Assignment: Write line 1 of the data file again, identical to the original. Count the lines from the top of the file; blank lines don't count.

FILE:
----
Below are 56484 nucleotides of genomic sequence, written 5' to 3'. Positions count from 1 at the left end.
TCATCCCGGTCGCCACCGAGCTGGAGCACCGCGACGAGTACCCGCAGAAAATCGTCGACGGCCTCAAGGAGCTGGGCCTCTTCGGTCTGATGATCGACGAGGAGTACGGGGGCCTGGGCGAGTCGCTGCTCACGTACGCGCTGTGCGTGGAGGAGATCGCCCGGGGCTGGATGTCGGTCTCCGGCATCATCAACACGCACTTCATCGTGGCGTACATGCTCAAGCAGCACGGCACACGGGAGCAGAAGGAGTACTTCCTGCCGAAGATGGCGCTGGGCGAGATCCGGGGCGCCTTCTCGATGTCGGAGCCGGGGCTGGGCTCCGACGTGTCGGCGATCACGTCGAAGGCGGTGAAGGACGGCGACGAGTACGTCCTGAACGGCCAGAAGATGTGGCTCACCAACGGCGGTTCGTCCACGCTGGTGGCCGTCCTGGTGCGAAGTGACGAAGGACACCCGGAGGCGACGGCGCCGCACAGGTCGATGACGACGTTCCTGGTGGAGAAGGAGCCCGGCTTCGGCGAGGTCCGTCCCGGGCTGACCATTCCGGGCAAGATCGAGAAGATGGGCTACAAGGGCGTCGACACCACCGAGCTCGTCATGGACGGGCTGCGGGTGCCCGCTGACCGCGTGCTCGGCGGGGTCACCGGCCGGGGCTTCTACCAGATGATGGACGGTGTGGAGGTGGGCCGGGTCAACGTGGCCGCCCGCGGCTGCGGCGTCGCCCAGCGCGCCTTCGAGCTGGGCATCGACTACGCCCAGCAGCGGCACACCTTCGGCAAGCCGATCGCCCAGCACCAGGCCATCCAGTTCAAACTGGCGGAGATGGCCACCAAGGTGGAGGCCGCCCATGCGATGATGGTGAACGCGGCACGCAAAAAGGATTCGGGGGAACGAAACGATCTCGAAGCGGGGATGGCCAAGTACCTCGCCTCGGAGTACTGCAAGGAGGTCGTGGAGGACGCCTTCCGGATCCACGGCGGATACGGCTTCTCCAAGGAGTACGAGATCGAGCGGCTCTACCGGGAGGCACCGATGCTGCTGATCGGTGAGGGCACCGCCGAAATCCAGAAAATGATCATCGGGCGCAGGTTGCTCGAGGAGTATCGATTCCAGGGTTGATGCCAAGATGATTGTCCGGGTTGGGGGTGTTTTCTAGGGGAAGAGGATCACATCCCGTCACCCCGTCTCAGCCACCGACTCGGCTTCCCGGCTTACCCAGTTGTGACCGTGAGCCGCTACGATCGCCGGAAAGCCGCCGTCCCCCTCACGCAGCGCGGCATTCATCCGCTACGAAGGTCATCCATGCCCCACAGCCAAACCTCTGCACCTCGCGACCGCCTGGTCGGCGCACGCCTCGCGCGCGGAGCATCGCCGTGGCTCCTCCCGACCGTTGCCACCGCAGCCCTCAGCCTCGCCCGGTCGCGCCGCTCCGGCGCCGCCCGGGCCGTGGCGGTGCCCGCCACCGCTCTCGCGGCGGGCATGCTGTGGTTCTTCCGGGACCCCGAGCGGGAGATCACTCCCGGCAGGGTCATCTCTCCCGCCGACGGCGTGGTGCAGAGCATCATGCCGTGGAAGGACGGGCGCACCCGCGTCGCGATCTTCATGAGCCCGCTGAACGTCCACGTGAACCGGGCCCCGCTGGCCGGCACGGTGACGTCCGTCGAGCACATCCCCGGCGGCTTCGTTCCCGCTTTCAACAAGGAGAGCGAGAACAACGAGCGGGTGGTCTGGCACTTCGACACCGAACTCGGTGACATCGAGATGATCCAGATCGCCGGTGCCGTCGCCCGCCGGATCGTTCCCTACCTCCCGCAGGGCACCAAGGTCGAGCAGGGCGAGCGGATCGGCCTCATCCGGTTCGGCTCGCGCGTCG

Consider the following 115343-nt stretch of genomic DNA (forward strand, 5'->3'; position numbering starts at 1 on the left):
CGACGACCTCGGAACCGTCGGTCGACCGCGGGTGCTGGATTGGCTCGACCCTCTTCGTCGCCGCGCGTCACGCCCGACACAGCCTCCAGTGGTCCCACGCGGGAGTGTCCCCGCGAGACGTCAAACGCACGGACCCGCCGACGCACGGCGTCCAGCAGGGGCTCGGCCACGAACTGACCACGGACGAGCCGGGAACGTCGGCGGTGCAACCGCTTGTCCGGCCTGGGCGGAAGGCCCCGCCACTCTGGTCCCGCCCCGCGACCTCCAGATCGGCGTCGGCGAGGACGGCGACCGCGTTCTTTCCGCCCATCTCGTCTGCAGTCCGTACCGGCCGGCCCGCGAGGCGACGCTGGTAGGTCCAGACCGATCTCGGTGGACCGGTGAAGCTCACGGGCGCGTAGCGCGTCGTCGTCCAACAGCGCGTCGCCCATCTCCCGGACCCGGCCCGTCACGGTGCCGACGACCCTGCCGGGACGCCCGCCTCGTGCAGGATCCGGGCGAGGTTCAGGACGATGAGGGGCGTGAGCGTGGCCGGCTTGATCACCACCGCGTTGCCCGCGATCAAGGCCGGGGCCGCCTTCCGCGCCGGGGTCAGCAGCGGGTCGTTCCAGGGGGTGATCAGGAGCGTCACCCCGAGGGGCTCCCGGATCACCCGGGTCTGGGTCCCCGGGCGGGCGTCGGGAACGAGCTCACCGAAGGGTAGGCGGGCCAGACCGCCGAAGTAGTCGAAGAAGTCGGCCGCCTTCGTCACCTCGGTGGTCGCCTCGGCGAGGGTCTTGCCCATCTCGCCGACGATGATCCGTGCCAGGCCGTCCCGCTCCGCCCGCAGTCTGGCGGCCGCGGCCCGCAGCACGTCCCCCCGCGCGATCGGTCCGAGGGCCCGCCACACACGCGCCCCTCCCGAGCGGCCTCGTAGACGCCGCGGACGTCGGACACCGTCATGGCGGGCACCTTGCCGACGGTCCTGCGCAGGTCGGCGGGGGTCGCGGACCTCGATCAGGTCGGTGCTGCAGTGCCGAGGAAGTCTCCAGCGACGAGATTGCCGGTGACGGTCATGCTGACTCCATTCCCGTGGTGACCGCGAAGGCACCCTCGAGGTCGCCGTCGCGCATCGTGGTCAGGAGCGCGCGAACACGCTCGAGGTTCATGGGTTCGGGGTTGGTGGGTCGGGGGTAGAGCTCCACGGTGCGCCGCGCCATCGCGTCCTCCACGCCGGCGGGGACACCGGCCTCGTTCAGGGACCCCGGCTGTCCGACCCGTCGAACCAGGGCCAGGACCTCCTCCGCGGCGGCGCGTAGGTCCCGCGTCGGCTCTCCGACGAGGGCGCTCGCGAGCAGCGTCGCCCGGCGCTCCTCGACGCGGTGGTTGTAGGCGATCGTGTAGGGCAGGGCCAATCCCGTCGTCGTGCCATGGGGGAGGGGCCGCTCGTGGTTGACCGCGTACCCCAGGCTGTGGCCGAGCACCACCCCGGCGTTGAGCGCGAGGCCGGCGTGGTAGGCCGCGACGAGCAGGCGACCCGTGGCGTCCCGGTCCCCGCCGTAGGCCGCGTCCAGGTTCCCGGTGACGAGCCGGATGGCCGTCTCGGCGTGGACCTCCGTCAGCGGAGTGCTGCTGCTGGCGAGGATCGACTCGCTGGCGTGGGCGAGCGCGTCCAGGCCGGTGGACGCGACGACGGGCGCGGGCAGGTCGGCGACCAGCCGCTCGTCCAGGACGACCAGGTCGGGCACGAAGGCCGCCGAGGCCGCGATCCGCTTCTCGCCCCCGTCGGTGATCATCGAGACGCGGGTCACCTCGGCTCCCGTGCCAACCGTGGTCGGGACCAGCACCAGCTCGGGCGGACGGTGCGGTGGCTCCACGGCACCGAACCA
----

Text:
Below are 56484 nucleotides of genomic sequence, written 5' to 3'. Positions count from 1 at the left end.